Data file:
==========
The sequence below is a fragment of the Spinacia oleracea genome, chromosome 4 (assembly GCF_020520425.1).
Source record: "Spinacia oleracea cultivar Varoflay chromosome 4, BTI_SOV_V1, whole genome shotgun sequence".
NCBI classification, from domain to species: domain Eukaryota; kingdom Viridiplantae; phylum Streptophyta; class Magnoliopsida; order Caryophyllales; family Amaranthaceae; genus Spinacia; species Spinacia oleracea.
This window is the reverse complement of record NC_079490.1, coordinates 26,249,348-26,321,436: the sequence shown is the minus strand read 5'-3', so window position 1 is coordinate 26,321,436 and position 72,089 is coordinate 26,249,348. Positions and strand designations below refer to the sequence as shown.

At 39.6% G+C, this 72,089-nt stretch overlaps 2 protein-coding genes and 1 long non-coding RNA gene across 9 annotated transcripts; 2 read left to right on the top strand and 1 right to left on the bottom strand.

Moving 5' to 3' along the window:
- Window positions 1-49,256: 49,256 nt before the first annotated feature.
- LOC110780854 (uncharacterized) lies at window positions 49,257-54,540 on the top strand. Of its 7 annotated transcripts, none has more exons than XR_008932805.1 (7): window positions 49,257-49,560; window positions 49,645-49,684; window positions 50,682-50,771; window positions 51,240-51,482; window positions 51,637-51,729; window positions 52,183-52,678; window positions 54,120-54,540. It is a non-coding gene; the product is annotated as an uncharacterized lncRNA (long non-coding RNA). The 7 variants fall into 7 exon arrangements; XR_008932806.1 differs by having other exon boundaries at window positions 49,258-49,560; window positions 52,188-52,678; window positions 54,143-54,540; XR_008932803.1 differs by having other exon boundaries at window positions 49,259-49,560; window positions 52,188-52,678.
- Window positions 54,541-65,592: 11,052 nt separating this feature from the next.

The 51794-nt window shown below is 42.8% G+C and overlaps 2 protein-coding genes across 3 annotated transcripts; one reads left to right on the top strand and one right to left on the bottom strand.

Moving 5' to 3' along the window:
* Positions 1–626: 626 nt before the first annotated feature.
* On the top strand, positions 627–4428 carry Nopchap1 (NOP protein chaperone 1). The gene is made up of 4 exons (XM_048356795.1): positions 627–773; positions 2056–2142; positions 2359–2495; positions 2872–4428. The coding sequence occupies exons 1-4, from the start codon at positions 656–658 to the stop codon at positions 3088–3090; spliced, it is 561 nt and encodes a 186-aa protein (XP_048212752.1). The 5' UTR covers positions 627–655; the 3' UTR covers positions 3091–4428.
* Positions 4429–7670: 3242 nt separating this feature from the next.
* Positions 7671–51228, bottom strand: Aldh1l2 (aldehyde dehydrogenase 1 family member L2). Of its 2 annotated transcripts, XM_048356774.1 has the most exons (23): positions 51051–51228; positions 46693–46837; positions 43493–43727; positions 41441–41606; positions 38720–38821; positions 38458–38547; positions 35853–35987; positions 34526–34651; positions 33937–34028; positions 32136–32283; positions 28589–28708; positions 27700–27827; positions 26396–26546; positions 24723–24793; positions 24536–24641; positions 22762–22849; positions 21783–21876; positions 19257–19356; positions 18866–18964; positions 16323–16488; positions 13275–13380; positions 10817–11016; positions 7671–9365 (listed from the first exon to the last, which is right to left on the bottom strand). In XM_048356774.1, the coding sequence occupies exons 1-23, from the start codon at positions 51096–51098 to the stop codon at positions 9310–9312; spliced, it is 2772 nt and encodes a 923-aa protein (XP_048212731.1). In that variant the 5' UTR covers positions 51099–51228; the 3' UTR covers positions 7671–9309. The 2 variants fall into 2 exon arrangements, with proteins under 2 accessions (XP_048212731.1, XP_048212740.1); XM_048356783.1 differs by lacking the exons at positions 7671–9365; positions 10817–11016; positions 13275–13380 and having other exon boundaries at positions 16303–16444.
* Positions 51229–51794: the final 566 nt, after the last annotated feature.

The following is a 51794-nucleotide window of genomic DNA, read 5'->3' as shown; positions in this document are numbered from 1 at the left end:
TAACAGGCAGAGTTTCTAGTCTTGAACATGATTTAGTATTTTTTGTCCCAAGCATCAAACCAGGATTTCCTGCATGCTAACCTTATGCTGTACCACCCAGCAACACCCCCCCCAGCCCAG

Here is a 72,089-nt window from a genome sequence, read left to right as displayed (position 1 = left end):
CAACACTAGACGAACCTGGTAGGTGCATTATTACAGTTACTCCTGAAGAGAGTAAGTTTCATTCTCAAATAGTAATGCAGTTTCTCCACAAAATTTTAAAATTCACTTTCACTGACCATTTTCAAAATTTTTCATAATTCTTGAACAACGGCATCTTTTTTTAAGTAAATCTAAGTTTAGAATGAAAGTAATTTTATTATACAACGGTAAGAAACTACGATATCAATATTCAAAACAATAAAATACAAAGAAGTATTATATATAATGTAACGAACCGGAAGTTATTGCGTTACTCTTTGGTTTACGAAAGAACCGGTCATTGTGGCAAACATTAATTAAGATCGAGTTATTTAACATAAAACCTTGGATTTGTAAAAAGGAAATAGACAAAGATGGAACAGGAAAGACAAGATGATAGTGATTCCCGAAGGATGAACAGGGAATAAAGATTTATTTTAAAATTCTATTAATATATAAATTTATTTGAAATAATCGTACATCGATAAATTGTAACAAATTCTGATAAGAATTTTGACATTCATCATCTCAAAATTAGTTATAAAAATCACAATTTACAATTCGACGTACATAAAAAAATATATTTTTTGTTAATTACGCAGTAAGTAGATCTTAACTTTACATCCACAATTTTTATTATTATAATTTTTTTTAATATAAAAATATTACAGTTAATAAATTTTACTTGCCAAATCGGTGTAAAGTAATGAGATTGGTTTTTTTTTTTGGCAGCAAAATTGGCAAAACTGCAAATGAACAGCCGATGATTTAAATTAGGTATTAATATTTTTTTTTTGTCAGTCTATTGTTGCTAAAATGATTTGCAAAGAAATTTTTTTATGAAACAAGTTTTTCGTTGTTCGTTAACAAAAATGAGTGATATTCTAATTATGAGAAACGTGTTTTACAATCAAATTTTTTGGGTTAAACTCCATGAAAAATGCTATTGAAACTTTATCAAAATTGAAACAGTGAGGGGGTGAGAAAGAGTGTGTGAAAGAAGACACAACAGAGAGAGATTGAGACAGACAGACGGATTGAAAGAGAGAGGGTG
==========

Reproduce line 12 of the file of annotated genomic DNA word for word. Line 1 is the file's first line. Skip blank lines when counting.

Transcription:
* Positions 1–626: 626 nt before the first annotated feature.